The U.S. and its allies last month dropped the fewest bombs on Islamic State targets in Iraq and Syria since June, even though defense officials say the campaign to defeat the terrorist group has been accelerating.
U.S.-led forces dropped 2,054 munitions last month, down from 2,694 in January and 3,139 in December, according to Air Force data. That’s the fewest since 1,683 last June and reflects a continuing decline from a peak of 3,227 weapons dropped in November. A partial ceasefire went into effect in Syria on Feb. 27, but that agreement doesn’t cover attacks on Islamic State targets.
While Defense Secretary Ash Carter has said the drive against Islamic State is gaining momentum, some Republican presidential candidates have been calling for more intensive bombing.
The number of “weapons dropped does not necessarily provide a 1-to-1 correlation for total pressure being applied” against Islamic State, according to Army Major Roger Cabiness, a Defense Department spokesman. Intelligence gathered through reconnaissance sorties “enables the coalition to become increasingly effective at striking strategic targets that put intense pressure on” the terrorists, he said via email.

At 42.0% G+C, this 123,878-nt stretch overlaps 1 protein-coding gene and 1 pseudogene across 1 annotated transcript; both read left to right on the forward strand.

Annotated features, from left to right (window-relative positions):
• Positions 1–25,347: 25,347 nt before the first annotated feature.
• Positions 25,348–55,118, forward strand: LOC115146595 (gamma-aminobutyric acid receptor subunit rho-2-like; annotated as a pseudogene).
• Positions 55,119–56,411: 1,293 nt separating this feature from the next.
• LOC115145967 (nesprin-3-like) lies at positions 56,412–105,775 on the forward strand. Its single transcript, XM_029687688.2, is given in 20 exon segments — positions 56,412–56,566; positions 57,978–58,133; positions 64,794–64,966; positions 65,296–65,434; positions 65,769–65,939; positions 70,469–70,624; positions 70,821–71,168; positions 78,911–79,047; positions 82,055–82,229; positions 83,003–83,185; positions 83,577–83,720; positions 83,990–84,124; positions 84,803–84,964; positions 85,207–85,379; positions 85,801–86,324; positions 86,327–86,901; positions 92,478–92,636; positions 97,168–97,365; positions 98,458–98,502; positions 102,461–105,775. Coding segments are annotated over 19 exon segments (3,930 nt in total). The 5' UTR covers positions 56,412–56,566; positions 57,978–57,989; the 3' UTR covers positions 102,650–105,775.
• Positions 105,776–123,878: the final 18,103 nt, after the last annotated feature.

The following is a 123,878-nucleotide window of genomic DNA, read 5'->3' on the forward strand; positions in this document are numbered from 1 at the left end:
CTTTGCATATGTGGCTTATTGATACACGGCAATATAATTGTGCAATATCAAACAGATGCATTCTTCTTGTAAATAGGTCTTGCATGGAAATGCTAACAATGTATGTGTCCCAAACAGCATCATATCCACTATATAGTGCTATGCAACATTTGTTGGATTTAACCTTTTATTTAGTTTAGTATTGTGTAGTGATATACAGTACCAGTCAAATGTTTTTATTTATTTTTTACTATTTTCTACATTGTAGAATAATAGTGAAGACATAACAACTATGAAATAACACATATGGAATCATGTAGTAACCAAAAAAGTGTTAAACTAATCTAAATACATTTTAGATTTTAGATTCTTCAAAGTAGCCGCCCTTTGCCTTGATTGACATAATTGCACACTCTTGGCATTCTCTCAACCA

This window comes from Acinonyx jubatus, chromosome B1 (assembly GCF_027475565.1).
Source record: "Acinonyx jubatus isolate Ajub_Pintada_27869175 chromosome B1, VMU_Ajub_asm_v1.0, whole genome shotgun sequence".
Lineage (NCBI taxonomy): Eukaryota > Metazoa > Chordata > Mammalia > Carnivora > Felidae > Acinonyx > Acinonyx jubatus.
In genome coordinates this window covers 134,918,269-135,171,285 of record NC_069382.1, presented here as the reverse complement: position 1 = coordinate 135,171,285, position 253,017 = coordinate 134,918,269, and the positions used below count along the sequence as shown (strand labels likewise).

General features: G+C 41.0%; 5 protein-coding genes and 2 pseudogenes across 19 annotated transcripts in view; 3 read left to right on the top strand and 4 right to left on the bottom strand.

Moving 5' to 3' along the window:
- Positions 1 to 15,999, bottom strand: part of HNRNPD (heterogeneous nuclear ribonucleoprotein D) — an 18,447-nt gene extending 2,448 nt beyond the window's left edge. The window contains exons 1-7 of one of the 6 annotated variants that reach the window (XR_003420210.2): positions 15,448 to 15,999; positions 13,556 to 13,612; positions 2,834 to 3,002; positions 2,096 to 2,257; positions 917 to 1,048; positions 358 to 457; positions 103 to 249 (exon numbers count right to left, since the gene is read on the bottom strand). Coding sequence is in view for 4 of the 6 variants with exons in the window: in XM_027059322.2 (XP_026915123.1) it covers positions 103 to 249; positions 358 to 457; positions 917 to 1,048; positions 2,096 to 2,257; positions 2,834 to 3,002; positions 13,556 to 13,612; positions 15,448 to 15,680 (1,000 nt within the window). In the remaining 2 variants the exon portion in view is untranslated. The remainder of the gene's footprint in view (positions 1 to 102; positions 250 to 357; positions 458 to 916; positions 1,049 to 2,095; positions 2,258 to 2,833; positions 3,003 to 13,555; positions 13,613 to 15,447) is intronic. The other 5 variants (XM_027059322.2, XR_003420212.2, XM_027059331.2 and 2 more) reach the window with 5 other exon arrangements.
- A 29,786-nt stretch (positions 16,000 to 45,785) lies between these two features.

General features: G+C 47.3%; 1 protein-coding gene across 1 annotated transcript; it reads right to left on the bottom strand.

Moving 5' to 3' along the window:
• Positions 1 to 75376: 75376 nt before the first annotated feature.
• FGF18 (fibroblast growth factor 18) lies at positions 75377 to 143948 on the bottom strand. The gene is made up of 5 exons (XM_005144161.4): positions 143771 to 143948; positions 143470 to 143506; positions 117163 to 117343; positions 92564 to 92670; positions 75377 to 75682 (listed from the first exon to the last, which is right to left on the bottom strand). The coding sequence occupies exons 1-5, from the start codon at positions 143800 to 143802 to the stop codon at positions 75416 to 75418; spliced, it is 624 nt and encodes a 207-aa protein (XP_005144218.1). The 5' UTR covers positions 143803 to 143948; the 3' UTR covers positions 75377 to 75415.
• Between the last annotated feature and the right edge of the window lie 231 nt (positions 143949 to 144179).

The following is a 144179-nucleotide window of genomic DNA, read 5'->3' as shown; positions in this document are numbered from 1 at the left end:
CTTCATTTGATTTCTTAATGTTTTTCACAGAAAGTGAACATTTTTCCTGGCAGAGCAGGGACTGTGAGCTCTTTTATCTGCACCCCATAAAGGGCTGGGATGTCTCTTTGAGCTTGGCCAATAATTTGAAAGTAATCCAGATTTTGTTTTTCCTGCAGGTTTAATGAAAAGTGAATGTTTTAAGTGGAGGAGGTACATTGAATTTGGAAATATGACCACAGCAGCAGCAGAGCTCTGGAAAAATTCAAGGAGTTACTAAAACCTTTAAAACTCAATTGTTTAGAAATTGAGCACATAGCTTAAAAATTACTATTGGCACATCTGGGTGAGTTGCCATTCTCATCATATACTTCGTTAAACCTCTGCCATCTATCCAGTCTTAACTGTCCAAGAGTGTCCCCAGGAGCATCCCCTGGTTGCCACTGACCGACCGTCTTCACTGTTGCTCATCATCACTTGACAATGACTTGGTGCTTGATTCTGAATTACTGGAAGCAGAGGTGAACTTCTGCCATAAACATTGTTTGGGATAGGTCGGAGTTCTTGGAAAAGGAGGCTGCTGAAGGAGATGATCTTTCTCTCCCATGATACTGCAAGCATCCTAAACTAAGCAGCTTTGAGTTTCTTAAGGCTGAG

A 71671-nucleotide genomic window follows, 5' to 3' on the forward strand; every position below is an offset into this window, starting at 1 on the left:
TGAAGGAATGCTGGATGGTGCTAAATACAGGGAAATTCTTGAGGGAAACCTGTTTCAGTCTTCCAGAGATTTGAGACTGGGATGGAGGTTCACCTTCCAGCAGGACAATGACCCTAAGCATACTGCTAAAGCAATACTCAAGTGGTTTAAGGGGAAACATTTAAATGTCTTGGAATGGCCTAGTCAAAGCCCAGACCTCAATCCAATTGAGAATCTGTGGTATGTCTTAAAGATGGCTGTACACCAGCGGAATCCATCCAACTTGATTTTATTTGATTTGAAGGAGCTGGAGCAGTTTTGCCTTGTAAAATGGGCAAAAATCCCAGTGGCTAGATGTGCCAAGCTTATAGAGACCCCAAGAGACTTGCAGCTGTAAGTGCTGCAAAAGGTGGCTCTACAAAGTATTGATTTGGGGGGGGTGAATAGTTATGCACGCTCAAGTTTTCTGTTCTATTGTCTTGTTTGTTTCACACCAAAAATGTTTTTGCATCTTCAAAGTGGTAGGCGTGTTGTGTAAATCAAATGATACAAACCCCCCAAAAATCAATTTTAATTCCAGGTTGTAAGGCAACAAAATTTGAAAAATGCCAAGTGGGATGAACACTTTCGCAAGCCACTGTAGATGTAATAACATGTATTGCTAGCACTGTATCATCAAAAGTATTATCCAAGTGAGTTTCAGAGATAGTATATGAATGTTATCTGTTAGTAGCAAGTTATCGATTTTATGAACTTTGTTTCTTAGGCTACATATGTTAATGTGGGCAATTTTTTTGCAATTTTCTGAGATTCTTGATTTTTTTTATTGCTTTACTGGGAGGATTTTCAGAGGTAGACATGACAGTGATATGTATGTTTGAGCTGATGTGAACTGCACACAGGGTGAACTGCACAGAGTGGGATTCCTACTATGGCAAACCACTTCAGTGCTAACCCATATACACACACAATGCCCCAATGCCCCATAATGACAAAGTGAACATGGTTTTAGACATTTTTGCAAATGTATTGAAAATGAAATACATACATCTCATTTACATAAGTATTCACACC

The decline in munitions hasn’t been mentioned publicly by Pentagon and Air Force officials. They have focused on the more-than-55,000 combat sorties flown since the U.S.-led air campaign against Islamic State began over Iraq in August 2014, a total that includes reconnaissance and surveillance flights and aerial refueling missions. Nor does U.S. Central Command disclose how many bombs are dropped in its daily summary of targets struck.
While Pentagon officials have said that the U.S. inventory of smart bombs has declined, Cabiness said that hasn’t affected the pace of bombing.
“We strike targets when and where we find them,” Cabiness said. “There will be periods of time when these numbers vary because of factors such as weather, requirements for strike packages and the number of available targets.”
The surge of munitions in November may have reflected air support for Iraqi forces as they prepared for the successful campaign to retake Ramadi that began late that month, Chris Harmer, an analyst for the Washington-based Institute for the Study of War, said in an email. “If/when the long-rumored assault on Mosul commences, those numbers will spike again.”
The U.S. has dropped fewer munitions per sortie against Islamic State targets than in any operation since the Cold War ended because this campaign “has been extremely difficult to prosecute,” Harmer said. Maneuvering in “small groups of dismounted infantry, largely unsupported by artillery, tanks, and fighting vehicles, makes it difficult for U.S. aircraft to accurately acquire targets,” he said. That’s been compounded by a lack of U.S. ground personnel functioning as target spotters, he said.